International Year of Light Comes to Washington D.C. on September 12th

Media are invited to two events to celebrate achievements in science and engineering of light and light-based technologies, and raise awareness of contributions to humanity

WASHINGTON--()--To promote the progress and promise of light research and education, leading U.S. science organizations will host two events on Saturday, September 12, 2015, in Washington.

The events are organized by the National Science Foundation (NSF) in conjunction with The American Institute of Physics, The American Physical Society, The IEEE Photonics Society, The National Academy of Sciences, The Optical Society and the International Society for Optics and Photonics (SPIE).

The two day and evening programs will mark the International Year of Light, a yearlong celebration of light science and its applications, as proclaimed by the United Nations.

These events will feature the latest in light-based technologies as well as leading scientists and educators to promote improved public understanding of the central role of light in the modern world.

 

Wonders of Light: Family Science Fun

WHAT:     An educational event for school-age children with activities demonstrating the science of light
WHEN: 10:00 am – 3:00 pm E.T. on September 12
WHERE: The Smithsonian National Museum of the American Indian
4th St & Independence Ave SW, Washington, DC 20560
WHO: Public and media are welcome; no RSVP required
* The first 1,000 visitors will receive an International Year of Light tote bag.
 

Hands-on activities include:

• A LED-orb that changes color with music

• An interactive video game using sensors

• A green screen to be a reporter for a day

 

Light for a Better World: A Celebration of U.S. Innovation

WHAT: A public symposium and invitation-only reception
WHEN: 6:00 – 9:00 pm E.T. on September 12
WHERE: National Academy of Sciences
2101 Constitution Ave NW, Washington, DC 20418
WHO: Media and invited guests

Interested members of the media, please contact pwimmer@osa.org.

 

This symposium will feature:

• Eric Betzig, Howard Hughes Medical Institute, 2014 Nobel Prize Winner

• France Córdova, National Science Foundation Director

• Gerald Duffy, GE Lighting Manager

• Michael Liehr, AIM Photonics CEO

• Shuji Nakamura, University of California Santa Barbara, 2014 Nobel Prize Winner

 

About The International Year of Light

The International Year of Light and Light-Based Technologies (IYL 2015) is a global initiative adopted by the United Nations (A/RES/68/221) to raise awareness of how optical technologies promote sustainable development and provide solutions to worldwide challenges in energy, education, agriculture, communications and health. With UNESCO as lead agency, IYL 2015 programs will promote improved public and political understanding of the central role of light in the modern world while also celebrating noteworthy anniversaries in 2015—from the first studies of optics 1,000 years ago to discoveries in optical communications that power the Internet today. The IYL Global Secretariat is located at the Abdus Salam International Centre of Theoretical Physics (ICTP).

The Founding Partners of IYL 2015 are the American Institute of Physics (AIP), the American Physical Society (APS), the Deutsche Physikalische Gesellschaft (DPG), the European Physical Society (EPS), the Abdus Salam International Centre of Theoretical Physics (ICTP), the IEEE Photonics Society (IPS), the Institute of Physics (IOP), Light: Science and Applications, the lightsources.org International Network, 1001 Inventions, The Optical Society (OSA) and the International Society for Optics and Photonics (SPIE).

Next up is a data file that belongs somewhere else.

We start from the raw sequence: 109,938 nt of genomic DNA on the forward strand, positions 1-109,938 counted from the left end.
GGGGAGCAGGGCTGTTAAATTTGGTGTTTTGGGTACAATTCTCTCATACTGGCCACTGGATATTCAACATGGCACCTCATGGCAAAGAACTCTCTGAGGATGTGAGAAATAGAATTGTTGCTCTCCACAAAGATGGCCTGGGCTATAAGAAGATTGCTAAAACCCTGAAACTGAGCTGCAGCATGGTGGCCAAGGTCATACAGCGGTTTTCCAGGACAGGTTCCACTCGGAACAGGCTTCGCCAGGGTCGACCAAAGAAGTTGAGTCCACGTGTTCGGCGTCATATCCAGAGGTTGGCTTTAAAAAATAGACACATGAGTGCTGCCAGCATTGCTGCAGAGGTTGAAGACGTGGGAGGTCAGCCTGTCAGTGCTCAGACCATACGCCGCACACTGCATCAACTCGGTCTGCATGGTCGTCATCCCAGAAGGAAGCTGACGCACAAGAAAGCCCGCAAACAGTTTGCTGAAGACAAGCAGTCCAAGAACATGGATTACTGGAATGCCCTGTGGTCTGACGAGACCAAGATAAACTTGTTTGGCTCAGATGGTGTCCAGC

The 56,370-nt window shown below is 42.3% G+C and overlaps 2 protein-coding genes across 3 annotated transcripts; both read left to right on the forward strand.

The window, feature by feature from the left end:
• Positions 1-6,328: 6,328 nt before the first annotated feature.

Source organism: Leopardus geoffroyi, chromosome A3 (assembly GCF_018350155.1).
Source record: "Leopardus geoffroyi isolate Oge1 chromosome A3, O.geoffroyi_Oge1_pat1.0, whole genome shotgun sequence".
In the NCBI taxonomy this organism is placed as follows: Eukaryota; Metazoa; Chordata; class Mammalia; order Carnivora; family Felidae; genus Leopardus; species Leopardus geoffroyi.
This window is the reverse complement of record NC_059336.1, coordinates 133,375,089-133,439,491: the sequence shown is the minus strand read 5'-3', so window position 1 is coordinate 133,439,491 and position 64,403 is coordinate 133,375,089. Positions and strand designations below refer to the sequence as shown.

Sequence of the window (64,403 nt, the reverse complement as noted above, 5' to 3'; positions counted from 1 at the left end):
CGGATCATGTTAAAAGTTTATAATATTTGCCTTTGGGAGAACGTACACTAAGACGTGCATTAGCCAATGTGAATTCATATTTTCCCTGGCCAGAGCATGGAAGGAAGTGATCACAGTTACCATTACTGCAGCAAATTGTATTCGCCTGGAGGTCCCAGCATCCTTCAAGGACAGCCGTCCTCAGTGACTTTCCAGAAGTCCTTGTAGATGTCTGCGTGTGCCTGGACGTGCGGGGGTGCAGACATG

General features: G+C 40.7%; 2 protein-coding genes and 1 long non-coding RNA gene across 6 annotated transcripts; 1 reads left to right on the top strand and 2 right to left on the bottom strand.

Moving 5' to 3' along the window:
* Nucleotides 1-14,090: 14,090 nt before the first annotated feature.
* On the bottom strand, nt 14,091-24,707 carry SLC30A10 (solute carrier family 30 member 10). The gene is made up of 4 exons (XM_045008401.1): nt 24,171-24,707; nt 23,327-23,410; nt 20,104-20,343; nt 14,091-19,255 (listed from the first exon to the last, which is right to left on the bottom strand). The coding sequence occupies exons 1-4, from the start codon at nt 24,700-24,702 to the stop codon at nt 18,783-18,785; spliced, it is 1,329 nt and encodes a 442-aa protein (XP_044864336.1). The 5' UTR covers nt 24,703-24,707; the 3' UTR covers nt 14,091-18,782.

Patron Sponsors include Bosca, the International Association of Lighting Designers (IALD), Royal Philips Lighting, Thorlabs and UL.

For more information on the International Year of Light, please visit, www.light2015.org.

For more information about NSF-funded light research and education, visit NSF.gov/light.

About NSF

The National Science Foundation (NSF) is an independent federal agency that supports fundamental research and education across all fields of science and engineering. In fiscal year (FY) 2015, its budget is $7.3 billion. NSF funds reach all 50 states through grants to nearly 2,000 colleges, universities and other institutions. Each year, NSF receives about 48,000 competitive proposals for funding, and makes about 11,000 new funding awards. NSF also awards about $626 million in professional and service contracts yearly.

Contacts

The American Institute of Physics
Jason Socrates Bardi, +1 240-535-4954
jbardi@aip.org
Twitter: @jasonbardi
or
The American Physical Society
James Riordon, +1 301-209-3238
riordon@aps.org
Twitter: @APSphysics
or
The National Academy of Sciences
Molly Galvin, +1 202-334-3786
mgalvin@nas.edu
Twitter: @NASciences
or
National Science Foundation
Sarah A. Bates, +1 703-292-7738
sabates@nsf.gov
Twitter: @NSF
or
The Optical Society
Rebecca B. Andersen, +1 202-416-1443
randersen@osa.org
Twitter: @OpticalSociety
or
SPIE
Amy Nelson, +1 360-685-5478
amy@spie.org
Twitter: @SPIETweets

Contacts

The American Institute of Physics
Jason Socrates Bardi, +1 240-535-4954
jbardi@aip.org
Twitter: @jasonbardi
or
The American Physical Society
James Riordon, +1 301-209-3238
riordon@aps.org
Twitter: @APSphysics
or
The National Academy of Sciences
Molly Galvin, +1 202-334-3786
mgalvin@nas.edu
Twitter: @NASciences
or
National Science Foundation
Sarah A. Bates, +1 703-292-7738
sabates@nsf.gov
Twitter: @NSF
or
The Optical Society
Rebecca B. Andersen, +1 202-416-1443
randersen@osa.org
Twitter: @OpticalSociety
or
SPIE
Amy Nelson, +1 360-685-5478
amy@spie.org
Twitter: @SPIETweets